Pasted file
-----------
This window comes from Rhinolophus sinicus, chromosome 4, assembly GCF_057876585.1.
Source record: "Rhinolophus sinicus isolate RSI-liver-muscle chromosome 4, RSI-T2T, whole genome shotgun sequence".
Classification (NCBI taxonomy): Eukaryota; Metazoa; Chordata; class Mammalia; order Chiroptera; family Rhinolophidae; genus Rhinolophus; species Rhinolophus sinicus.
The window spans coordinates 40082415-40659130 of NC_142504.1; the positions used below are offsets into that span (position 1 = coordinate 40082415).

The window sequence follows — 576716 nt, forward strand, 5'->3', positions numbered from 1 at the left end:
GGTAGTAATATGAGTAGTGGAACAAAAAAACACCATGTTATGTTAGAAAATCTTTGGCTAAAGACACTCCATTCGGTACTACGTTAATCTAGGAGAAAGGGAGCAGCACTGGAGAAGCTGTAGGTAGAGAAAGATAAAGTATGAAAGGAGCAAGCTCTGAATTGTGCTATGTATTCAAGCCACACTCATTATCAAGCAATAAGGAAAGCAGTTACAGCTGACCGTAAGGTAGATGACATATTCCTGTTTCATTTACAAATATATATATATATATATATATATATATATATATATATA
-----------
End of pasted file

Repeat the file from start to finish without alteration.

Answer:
This window comes from Rhinolophus sinicus, chromosome 4, assembly GCF_057876585.1.
Source record: "Rhinolophus sinicus isolate RSI-liver-muscle chromosome 4, RSI-T2T, whole genome shotgun sequence".
Classification (NCBI taxonomy): Eukaryota; Metazoa; Chordata; class Mammalia; order Chiroptera; family Rhinolophidae; genus Rhinolophus; species Rhinolophus sinicus.
The window spans coordinates 40082415-40659130 of NC_142504.1; the positions used below are offsets into that span (position 1 = coordinate 40082415).

The window sequence follows — 576716 nt, forward strand, 5'->3', positions numbered from 1 at the left end:
GGTAGTAATATGAGTAGTGGAACAAAAAAACACCATGTTATGTTAGAAAATCTTTGGCTAAAGACACTCCATTCGGTACTACGTTAATCTAGGAGAAAGGGAGCAGCACTGGAGAAGCTGTAGGTAGAGAAAGATAAAGTATGAAAGGAGCAAGCTCTGAATTGTGCTATGTATTCAAGCCACACTCATTATCAAGCAATAAGGAAAGCAGTTACAGCTGACCGTAAGGTAGATGACATATTCCTGTTTCATTTACAAATATATATATATATATATATATATATATATATATATATA